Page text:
Happy almost Thanksgiving! Enjoy these goodreads on teachers, staff changes at the Education Department, and old school computer games.
November 2014 Archives
Florida, Kentucky, New Mexico, New York, North Carolina, Tennessee, and Virginia have been tapped to renew their waivers through an expedited process, the department said Tuesday.
The Sooner State was the second state to lose its NCLB waiver after Washington state, and now is the first state to reclaim a lost NCLB waiver.
Secretary Duncan hails the role NAEP played in leading states to work together on new tests.
States are welcome not to adopt the standards, he said, but if they don't, they should aim even higher.
Scott may be more skeptical of test-based accountability than his predecessor, Rep. George Miller, D-Calif, an original author of the NCLB law.
In the wake of Congress's inability to update the country's immigration laws, the president plans to provide legal status to millions of undocumented immigrants living in the United States.
The slate of federal grant programs that help low-income and first-generation students gain access to college are supposed to get funded on a competitive basis, but it doesn't really work that way.
As chairman of the Education and the Workforce Committee during the 114th Congress, Rep. John Kline, R-Minn., is planning to prioritize updating the No Child Left Behind law and the Higher Education Act.
At least one state that never sought the flexibility from NCLB's mandates is contemplating getting in on the waiver action: Nebraska.
After nearly four decades in Congress, Sen. Tom Harkin, D-Iowa, chairman of the education panel, begins his farewells and lauds the committee's soon-to-be next chairman, Sen. Lamar Alexander, R-Tenn.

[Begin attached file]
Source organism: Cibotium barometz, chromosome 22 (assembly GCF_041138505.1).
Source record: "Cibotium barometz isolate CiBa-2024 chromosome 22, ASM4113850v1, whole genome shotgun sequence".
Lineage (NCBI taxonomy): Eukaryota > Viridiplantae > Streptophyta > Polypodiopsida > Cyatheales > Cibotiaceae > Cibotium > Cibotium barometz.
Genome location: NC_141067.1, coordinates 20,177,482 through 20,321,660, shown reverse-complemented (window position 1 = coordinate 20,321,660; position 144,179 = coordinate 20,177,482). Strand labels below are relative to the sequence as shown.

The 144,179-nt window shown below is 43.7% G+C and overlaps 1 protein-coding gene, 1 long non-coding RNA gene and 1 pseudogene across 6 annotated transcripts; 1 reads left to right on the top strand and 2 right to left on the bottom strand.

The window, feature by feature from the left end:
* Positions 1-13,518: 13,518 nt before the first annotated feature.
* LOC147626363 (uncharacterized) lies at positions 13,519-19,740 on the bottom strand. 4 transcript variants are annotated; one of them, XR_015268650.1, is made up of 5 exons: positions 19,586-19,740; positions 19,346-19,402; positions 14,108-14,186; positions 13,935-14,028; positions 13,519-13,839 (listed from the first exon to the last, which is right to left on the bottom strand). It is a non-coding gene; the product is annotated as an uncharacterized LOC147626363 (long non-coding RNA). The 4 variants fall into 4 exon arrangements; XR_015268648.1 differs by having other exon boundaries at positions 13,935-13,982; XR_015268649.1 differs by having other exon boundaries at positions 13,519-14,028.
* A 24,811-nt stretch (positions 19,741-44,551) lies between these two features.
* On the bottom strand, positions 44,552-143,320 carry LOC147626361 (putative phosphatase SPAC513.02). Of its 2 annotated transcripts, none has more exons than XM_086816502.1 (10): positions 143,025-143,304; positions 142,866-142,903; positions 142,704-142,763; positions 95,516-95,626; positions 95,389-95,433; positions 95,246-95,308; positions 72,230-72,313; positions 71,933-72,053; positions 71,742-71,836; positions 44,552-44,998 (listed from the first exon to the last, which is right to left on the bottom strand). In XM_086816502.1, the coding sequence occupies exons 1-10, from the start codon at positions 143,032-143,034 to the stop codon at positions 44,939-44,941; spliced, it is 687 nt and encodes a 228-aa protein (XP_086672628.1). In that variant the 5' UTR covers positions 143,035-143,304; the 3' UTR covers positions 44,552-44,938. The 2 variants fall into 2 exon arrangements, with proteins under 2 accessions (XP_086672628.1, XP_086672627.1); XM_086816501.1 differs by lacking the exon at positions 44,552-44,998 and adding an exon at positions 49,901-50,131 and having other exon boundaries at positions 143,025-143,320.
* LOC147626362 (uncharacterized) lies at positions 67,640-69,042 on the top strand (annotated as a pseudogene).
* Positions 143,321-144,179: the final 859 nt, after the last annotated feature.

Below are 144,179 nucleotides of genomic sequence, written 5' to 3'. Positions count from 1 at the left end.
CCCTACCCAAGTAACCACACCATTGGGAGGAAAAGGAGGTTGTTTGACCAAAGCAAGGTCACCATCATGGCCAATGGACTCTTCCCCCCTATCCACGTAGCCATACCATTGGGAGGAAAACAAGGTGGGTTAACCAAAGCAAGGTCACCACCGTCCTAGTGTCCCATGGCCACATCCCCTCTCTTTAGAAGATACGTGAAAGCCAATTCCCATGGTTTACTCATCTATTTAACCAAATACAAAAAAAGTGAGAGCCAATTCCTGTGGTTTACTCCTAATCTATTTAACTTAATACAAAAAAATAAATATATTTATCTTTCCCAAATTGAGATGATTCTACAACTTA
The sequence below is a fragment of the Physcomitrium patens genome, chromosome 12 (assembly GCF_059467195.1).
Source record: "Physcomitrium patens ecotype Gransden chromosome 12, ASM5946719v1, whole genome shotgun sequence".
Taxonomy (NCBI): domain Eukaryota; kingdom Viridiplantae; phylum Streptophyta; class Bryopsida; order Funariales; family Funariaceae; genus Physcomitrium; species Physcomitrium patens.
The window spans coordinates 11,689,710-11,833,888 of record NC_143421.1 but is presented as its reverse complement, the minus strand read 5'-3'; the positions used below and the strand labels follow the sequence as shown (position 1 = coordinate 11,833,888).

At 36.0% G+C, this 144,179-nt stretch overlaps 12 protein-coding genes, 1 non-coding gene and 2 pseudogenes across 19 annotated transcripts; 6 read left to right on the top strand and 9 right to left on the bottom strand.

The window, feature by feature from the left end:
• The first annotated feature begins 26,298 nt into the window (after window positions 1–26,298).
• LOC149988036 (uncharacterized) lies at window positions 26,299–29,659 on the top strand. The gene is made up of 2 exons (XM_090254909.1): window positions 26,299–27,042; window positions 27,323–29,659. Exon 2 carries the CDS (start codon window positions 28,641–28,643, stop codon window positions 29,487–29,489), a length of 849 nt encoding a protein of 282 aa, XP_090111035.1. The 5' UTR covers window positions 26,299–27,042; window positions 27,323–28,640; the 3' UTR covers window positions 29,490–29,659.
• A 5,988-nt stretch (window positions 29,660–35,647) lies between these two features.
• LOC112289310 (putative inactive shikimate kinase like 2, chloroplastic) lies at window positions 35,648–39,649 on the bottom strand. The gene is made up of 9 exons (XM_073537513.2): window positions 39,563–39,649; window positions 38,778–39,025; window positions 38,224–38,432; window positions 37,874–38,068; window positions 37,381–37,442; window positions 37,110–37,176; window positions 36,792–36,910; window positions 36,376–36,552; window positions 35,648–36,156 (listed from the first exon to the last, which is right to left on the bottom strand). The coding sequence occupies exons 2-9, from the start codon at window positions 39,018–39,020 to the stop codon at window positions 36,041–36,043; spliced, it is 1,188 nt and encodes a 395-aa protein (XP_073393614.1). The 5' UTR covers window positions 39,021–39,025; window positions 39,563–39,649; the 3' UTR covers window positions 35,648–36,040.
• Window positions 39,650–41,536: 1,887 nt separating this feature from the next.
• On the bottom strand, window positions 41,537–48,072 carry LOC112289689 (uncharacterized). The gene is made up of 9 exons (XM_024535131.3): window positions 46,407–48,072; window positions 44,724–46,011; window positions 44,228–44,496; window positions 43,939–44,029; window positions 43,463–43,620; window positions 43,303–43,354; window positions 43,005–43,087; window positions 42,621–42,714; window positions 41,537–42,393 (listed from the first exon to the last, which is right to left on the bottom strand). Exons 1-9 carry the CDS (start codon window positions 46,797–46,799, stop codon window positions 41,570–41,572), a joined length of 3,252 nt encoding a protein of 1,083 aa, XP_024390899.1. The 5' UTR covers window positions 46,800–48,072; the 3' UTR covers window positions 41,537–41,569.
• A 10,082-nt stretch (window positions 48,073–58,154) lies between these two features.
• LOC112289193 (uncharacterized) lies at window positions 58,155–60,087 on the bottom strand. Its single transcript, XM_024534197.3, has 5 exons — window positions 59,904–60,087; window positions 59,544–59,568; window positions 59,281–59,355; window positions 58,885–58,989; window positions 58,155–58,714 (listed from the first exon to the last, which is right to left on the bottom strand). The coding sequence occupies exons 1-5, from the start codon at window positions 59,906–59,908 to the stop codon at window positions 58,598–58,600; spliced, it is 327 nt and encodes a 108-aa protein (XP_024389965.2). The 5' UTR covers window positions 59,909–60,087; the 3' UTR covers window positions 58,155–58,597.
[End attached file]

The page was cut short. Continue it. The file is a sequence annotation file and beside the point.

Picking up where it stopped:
The Child Care and Development Block grant program, which hasn't been updated since 1996, helps low-income families pay for child care.
U.S. Secretary of Education Arne Duncan would like to see annual state assessments remain at the core of any reauthorization of NCLB, said state chiefs who participated in a Q-and-A in San Diego.
The U.S. Department of Education continues its trend of extending states' No Child Left Behind Act waivers even if they haven't completely taken care of everything cited in their monitoring reports.
Schools overseen by the Bureau of Indian Education have serious financial problems that includes the accumulation of unspent funds intended for instructional purposes such as special education, the report says.
States seeking to keep their NCLB law waivers will have to do more to show how they plan to identify and intervene in low-performing schools, but won't have to give data showing their new systems are improving student achievement, new U.S. Department of Education guidance says.
Ahead of the U.S. Department of Education's No Child Left Behind waiver guidance, expected this week, Rep. George Miller, D-Calif., and Democrats who represent majority-minority districts are urging Education Secretary Arne Duncan to ensure the academic achievement of all students.
The child care development block grant could be on the president's desk by the end of next week.
Twenty-seven pages of new guidance released on the issue Monday appear to give states a lot of running room to figure out just what these equity plans should look like.
For those keeping score at home, this leaves just New Mexico and Louisiana waiting on their extensions.
Now that Republicans have taken control of both chambers of Congress, this could very well be the last year of the Investing in Innovation program.
Speaker of the House John Boehner and Senate Minority Leader plan to consider legislation on charter schools or school vouchers in the 114th Congress.
Keep on top of the outcome in pivotal U.S. Senate races as the ballot results roll in Nov. 4 and throughout the following day.
In the country's most expensive contest, Republican challenger Thom Tillis ousted Democratic incumbent U.S. Sen. Kay Hagan.
With a Republican wave in the midterm elections, conservatives clinch control over the U.S. Senate.
Teachers' unions spent big this midterm election cycle, especially on state and local races, without much return on that investment.
The American Federation of Teachers launched several political ads leading up to Tuesday's midterm election, and AFT President Randi Weingarten stumped in key states.